Editorial Review: The Bully by Wiley K. March

Editorial Review: The Bully by Wiley K. March

A young girl named Carissa Locke reflects on the terrible events in her life that shaped her and how, against all odds, she continued to fight for survival.

The Bully opens with the protagonist Carissa, an honor student at school, being questioned by a police sergeant after brutally assaulting her childhood friend, Danielle. Carissa and Danielle have been best friends since they were kids, but after an altercation, Danielle left school in the back of an ambulance after being beaten senseless. However, Carissa doesn’t escape the fight unscathed either, and after leaving the police station, she passes out only to wake up in the hospital with an oxygen mask and IV. 

The story then delves into Carissa’s childhood and the ordeals she has endured since birth. The odds were stacked against her right from the start after being born with a faulty heart valve and spina bifida, and from there, things only got worse. The entire story is narrated from Carissa’s viewpoint, and to say that her life was harrowing would be an understatement. What makes it even more heartwrenching to read is that although The Bully is a work of fiction, it is based on true events. Just the fact that someone actually endured the events depicted in this story can make some chapters extremely hard to read without feeling a profound sadness. In fact, sensitive readers with a lot of empathy should probably have some tissues on hand, as there are plenty of tear-jerking moments in the story.

Carissa’s story is one of near-constant physical and mental abuse. Her mother, Lois, is an alcoholic and drug addict whose actions constantly put her children at risk. As a result, Carissa is moved continuously between homes, most of them worse than the last. She learns very early on that she can’t trust anyone, not even family, and she can’t rely on anyone for safety, least of all her mother. Before she was seven years old, Carissa already had to endure more pain and suffering than most people in their entire lifetime. From having to wait out her mother’s overdoses, hiding from her violent mental breakdowns, and fighting off abuse from a parade of strangers and even family, Carissa rarely has a moment of peace. After age seven, life becomes even harder for her as her baby brother Lawrence is born with deformities of his own, forcing Carissa to become his protector too.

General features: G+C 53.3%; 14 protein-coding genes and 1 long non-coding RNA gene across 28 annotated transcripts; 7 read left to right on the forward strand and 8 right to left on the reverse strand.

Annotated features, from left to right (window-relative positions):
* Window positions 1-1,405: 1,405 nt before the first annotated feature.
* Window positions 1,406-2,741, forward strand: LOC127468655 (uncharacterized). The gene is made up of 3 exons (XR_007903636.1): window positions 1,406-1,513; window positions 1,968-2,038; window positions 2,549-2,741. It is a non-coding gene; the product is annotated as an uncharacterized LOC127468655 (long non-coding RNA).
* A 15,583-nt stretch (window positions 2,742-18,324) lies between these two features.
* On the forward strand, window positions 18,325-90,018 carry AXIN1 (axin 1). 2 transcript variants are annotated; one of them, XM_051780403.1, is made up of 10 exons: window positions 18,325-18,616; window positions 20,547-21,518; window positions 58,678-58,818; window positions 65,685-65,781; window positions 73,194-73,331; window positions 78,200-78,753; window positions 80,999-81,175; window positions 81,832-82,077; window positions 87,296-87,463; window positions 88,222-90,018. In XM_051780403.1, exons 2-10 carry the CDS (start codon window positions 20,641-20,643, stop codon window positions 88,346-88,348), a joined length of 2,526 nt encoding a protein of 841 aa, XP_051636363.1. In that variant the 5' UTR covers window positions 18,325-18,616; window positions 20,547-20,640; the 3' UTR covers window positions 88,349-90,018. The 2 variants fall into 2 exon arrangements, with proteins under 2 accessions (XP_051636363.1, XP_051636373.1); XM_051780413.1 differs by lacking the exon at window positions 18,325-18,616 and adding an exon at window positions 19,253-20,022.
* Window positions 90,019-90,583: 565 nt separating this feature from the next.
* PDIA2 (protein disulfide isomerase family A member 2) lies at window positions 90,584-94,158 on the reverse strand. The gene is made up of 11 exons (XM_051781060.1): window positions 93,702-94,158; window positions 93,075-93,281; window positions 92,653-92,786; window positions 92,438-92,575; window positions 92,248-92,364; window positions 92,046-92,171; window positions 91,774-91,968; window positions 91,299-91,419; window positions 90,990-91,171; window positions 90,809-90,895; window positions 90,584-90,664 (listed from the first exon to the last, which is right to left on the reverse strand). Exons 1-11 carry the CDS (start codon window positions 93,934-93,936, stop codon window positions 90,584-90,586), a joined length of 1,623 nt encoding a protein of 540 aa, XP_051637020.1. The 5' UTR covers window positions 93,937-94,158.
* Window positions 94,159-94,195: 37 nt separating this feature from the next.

Most of The Bully centers around the cruelty and injustice of Carissa’s life, which means it is not easy to read. Because it is based on true events, there’s also no happy ending or miraculous escape for Carissa. However, her courage and resilience in the face of extreme adversity are awe-inspiring, and it is impossible not to root for her, even if she is not always a saint. 

The Bully shines a spotlight on a subject that few people are comfortable with, and the author did an amazing job showing a side of life that most would rather not think about. Stories involving the abuse of innocents are never easy to digest, but The Bully shows that hope and courage can survive even in the bleakest circumstances.